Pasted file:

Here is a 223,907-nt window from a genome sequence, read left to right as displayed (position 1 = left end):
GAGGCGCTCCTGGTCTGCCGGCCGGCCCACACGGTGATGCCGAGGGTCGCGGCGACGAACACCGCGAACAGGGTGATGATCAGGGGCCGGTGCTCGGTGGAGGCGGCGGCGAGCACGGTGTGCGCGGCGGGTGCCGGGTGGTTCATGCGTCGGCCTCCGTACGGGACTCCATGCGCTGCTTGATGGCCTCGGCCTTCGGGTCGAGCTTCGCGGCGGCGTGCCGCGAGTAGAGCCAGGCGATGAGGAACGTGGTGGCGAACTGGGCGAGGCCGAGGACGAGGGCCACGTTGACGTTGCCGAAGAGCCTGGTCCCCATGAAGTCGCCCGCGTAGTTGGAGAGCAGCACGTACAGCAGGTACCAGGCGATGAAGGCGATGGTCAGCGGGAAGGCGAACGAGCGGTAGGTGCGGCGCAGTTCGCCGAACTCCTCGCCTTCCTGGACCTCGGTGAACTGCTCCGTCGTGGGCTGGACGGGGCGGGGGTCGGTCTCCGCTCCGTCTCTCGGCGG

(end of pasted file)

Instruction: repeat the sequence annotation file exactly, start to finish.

Here is a 223,907-nt window from a genome sequence, read left to right as displayed (position 1 = left end):
GAGGCGCTCCTGGTCTGCCGGCCGGCCCACACGGTGATGCCGAGGGTCGCGGCGACGAACACCGCGAACAGGGTGATGATCAGGGGCCGGTGCTCGGTGGAGGCGGCGGCGAGCACGGTGTGCGCGGCGGGTGCCGGGTGGTTCATGCGTCGGCCTCCGTACGGGACTCCATGCGCTGCTTGATGGCCTCGGCCTTCGGGTCGAGCTTCGCGGCGGCGTGCCGCGAGTAGAGCCAGGCGATGAGGAACGTGGTGGCGAACTGGGCGAGGCCGAGGACGAGGGCCACGTTGACGTTGCCGAAGAGCCTGGTCCCCATGAAGTCGCCCGCGTAGTTGGAGAGCAGCACGTACAGCAGGTACCAGGCGATGAAGGCGATGGTCAGCGGGAAGGCGAACGAGCGGTAGGTGCGGCGCAGTTCGCCGAACTCCTCGCCTTCCTGGACCTCGGTGAACTGCTCCGTCGTGGGCTGGACGGGGCGGGGGTCGGTCTCCGCTCCGTCTCTCGGCGG